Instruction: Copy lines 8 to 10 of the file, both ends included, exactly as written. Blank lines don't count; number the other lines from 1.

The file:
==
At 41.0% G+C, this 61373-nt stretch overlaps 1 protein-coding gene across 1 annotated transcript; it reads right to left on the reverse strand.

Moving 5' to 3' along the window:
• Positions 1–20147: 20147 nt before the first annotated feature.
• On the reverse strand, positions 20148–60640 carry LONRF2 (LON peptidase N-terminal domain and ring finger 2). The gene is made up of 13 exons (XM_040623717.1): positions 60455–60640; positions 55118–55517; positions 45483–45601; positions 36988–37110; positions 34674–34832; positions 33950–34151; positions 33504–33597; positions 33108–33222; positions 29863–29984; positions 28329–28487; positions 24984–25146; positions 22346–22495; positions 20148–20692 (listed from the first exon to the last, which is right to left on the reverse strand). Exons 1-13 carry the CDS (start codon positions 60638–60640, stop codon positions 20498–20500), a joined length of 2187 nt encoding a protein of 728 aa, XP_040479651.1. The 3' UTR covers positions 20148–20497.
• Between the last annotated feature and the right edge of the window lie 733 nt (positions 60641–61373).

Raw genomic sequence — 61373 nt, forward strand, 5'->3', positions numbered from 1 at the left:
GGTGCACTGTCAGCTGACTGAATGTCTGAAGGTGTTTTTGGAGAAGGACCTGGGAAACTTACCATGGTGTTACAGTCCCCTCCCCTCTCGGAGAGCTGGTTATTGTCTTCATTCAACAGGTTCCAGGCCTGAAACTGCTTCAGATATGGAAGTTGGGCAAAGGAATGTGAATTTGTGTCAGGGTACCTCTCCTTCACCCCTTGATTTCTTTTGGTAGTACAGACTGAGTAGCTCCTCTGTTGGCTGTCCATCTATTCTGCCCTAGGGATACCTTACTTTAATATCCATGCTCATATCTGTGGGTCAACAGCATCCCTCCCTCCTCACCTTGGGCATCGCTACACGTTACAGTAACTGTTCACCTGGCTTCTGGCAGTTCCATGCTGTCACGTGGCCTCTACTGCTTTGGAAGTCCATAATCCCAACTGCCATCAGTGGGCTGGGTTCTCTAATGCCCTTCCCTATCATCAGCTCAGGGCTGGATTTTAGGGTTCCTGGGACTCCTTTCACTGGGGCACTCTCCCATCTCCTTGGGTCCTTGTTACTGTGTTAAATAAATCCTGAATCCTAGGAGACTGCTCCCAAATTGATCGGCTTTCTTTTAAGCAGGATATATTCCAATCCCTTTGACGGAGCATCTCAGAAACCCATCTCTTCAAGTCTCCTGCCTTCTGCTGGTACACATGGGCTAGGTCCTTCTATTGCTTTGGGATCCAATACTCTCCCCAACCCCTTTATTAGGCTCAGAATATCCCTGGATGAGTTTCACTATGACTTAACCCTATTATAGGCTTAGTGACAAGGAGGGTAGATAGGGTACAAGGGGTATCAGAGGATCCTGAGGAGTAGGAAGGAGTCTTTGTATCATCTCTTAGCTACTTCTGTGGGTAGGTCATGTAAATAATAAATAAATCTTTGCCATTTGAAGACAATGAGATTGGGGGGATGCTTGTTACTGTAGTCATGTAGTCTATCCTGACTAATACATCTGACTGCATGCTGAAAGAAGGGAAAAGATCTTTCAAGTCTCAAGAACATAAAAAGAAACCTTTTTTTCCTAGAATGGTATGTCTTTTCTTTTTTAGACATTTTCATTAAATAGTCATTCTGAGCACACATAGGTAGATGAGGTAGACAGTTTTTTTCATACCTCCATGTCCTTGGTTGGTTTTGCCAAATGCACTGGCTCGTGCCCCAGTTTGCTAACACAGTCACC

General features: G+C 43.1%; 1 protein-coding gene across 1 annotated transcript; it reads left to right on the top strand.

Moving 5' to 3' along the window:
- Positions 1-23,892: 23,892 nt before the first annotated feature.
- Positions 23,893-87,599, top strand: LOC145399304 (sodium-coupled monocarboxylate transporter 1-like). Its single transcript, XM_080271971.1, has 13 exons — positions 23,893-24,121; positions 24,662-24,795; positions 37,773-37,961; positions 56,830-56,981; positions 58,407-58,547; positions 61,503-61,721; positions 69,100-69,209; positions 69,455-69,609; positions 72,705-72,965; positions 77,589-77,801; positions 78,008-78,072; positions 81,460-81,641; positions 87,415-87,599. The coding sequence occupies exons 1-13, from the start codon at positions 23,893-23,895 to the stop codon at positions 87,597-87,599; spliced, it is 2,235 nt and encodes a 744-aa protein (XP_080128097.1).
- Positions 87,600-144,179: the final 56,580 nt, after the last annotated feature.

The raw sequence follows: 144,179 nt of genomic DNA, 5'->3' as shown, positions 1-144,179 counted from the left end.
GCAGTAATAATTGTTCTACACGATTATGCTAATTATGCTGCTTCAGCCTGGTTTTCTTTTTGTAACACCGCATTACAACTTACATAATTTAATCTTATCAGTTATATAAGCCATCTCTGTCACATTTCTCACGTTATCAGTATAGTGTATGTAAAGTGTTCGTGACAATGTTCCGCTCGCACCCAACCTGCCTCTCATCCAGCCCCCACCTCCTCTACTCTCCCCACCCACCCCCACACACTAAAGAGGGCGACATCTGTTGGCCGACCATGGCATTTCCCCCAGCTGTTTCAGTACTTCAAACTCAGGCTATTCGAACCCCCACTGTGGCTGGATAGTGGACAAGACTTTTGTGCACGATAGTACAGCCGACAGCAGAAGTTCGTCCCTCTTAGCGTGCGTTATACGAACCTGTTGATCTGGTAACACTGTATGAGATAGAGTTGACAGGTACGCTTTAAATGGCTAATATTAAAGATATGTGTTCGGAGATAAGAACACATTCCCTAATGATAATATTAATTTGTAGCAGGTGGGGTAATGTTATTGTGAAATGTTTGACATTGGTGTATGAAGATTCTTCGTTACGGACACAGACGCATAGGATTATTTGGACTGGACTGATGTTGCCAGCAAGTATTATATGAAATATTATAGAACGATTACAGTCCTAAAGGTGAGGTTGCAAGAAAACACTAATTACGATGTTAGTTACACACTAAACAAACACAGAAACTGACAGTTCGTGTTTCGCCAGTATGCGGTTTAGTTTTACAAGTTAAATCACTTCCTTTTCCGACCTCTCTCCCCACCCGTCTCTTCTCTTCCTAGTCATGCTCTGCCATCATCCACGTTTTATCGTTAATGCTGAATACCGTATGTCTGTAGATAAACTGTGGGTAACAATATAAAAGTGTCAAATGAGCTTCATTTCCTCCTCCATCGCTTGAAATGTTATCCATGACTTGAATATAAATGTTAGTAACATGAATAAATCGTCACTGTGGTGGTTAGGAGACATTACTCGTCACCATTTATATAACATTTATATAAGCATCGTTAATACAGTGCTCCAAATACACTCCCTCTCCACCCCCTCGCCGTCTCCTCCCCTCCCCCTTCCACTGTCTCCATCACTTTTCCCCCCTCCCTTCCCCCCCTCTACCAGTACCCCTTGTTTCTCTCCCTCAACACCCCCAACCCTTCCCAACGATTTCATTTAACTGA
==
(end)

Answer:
General features: G+C 43.1%; 1 protein-coding gene across 1 annotated transcript; it reads left to right on the top strand.

Moving 5' to 3' along the window:
- Positions 1-23,892: 23,892 nt before the first annotated feature.